Are you guys a Business to Consumer company? Business to business? Both?
we’re a hybrid really. If engineers, designers, etc. are considered
business, I’d say we’re B2B. The main goal is really to empower people
who don’t make things for a living. Once my mom can easliy make things
I’ll be happy.
Your CloudFab Manifesto is very similar to what
I think about Personal Fabrication. In it you mention that the goal is
“truly personal fabrication”, what does this mean to you?
seems like modern society has alienated everyone from the being truly
invested in their work like artisans of the past. We’re at a point now
where technology allows us to be our own artisan. We can see blogs
being personal publishing, and it vastly increased the amount of dialog
and communication. If we can do that for designs and transfer that to
the physical world, we think it’s going to vastly increase innovation
in the physical world as well.
So you would like to be a global platform? What you are doing reminds me a lot of Ponoko.
by global you mean having users around the world, then yes. Ponoko
seems pretty file centric. They bridge the consumer-supplier gap by
giving designers a platform to show and make their designs – which is a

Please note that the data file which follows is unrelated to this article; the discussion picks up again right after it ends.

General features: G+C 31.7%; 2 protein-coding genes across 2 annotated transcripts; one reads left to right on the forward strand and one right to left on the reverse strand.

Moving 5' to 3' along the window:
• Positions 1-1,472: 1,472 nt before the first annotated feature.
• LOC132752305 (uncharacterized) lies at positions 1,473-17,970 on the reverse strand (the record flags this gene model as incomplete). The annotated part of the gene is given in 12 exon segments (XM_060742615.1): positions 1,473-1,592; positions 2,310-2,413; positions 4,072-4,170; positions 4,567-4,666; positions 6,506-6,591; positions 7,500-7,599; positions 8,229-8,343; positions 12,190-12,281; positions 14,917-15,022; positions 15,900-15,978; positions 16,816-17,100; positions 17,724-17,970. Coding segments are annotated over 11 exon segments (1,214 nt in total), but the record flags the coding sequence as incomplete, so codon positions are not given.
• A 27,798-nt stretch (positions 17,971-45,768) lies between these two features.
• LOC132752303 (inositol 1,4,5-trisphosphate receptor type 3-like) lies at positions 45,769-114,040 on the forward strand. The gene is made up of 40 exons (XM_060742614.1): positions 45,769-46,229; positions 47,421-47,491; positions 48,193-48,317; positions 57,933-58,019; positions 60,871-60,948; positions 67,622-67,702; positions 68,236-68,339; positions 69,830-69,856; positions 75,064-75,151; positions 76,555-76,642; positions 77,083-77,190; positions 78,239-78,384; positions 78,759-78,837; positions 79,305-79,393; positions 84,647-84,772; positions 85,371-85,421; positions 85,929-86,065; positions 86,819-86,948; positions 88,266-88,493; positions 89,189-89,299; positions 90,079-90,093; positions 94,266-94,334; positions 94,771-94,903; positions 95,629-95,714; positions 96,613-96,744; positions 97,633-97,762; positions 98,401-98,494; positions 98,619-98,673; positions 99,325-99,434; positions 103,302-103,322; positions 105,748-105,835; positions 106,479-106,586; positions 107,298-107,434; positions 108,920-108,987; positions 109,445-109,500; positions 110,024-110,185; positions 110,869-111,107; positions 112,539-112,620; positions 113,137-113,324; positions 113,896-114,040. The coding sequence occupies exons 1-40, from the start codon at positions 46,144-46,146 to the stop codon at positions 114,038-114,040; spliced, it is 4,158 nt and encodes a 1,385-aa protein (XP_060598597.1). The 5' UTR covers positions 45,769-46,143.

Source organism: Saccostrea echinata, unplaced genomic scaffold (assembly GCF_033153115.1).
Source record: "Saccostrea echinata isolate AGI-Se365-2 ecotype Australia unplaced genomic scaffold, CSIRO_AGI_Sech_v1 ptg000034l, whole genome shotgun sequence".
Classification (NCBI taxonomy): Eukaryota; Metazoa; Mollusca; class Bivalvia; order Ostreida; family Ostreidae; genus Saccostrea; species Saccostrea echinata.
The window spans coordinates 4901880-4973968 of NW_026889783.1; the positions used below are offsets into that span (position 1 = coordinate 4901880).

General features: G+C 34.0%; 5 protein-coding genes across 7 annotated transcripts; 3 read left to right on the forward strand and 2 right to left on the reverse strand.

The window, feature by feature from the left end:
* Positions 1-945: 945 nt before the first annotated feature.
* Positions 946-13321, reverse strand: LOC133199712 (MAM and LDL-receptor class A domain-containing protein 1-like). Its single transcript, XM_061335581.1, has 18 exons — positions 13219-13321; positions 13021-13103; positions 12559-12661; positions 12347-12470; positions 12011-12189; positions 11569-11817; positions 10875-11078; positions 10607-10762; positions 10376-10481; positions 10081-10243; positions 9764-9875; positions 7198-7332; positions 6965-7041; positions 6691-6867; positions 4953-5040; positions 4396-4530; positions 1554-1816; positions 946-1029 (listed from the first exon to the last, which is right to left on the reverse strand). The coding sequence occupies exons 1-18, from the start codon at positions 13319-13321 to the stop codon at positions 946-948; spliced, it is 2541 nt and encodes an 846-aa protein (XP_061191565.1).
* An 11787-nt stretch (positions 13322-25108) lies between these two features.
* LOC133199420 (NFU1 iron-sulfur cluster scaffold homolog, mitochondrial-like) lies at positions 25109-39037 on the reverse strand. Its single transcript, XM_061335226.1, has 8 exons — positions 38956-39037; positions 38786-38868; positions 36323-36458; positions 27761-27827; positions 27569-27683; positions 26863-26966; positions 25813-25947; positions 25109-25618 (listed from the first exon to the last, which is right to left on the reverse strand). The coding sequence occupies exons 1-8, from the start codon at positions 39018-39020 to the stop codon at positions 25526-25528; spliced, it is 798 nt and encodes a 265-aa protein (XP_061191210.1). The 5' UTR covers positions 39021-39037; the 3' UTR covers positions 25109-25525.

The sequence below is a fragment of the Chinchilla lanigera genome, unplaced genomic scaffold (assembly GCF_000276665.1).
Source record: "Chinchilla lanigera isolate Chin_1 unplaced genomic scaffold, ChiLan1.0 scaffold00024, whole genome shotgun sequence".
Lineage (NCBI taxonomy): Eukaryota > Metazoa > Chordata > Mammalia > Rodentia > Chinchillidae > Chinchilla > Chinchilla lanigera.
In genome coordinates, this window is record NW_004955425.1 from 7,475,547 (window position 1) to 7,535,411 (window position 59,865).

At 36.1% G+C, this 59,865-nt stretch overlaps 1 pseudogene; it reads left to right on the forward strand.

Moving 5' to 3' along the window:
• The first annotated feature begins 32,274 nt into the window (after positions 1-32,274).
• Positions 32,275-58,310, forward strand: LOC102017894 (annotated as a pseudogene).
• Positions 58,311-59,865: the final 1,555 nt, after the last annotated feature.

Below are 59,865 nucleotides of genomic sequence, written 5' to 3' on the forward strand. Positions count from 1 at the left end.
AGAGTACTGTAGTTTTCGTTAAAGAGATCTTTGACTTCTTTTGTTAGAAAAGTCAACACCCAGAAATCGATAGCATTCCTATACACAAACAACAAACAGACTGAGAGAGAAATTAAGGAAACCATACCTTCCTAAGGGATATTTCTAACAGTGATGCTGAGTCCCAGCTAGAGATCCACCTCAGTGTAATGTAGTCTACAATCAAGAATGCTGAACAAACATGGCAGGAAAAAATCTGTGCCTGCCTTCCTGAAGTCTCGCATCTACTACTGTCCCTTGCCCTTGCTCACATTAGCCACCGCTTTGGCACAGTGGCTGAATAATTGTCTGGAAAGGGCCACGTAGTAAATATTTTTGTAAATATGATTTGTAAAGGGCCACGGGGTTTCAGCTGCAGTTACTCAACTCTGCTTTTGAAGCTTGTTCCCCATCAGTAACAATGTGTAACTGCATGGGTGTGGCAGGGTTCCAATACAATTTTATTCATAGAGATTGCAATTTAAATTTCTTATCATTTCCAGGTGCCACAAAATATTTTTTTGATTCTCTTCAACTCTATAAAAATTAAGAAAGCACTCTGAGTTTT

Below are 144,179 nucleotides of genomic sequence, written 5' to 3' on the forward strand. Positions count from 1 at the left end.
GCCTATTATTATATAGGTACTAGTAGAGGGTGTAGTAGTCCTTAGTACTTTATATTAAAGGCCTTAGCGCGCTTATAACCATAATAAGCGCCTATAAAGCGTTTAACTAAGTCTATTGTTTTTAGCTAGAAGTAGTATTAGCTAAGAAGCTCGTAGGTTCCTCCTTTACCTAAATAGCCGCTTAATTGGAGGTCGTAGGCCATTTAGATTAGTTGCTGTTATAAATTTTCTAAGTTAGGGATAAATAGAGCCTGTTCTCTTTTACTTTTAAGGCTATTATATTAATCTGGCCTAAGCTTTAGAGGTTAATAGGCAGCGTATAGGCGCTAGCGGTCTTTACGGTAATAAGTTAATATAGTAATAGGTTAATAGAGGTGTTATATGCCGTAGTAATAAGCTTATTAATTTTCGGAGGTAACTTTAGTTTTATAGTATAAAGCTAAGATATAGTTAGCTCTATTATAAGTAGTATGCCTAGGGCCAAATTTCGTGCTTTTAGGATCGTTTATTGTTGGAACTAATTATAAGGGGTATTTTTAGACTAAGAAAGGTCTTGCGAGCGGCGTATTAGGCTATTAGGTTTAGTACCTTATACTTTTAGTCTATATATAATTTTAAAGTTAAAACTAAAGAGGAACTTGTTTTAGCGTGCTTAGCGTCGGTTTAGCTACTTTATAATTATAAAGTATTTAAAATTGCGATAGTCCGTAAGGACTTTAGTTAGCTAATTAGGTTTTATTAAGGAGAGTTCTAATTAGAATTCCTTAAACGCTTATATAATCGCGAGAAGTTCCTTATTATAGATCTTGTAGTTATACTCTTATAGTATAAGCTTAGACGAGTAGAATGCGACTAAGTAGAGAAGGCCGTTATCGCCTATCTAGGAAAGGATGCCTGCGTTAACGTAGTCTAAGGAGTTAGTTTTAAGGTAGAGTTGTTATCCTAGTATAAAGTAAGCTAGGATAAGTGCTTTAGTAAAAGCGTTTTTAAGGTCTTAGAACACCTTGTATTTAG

Are there any/many differences between yourselves and Ponoko?
really like what Ponoko has done so far. Between them, Shapeways, and
others, the space has emerged as the new kid on the technology block.
It’s awesome to see Dave ten Have on the cover of Inc. magazine. As
with any expanding market, everyone is trying to find and develop new
segments. We combine elements of the successful companies in the space
with some of our own.
What will make you guys successful?
They say you can focus on
the horse, the jockey, or the race. I think we’re in a great race, we
have an awesome jockey, and I think our horse is pretty solid and will
continue to train to win.
You are in alpha right now, any indication of when you hope to go beta?
(and yes, we of all people know that this is ballpark at best).
We hope to go into open beta in about a month or so. We’ll get the private beta robust, and then we’ll turn it loose.
Why did you choose 3D printing as a technology?
Not only is 3D
printing able to make a wide range of 3D objects with many materials,
but it also has less complexity than CNC for sellers and buyers. With
CNC there are so many variables to take into account it makes it
difficult to do easily online.
In the long run do you plan to expand into CNC, laser cutting etc.?
cutting will be coming very soon – along with similar processes. CNC is
a harder nut to crack, but 3-axis shouldn’t be too far away. Seven axis
Swiss machines aren’t around the corner though.
Do you guys believe that “everyone will make everything” through 3D printing? Or are you less optimistic/more cautious?
very optimistic about distributed fabrication, but it doesn’t consist
of only 3D printing, laser, etc. Especially for large objects, we’re
far away from that. Metal stamping and injection molding have benefits
over digital techniques in many areas, but they’re all apart of the
fabrication ecosystem. I’m sure we’ll see such technologies becoming
more available as well as time progresses. In any case, I think we’re
on our way to many people making a lot of things, and that’s still a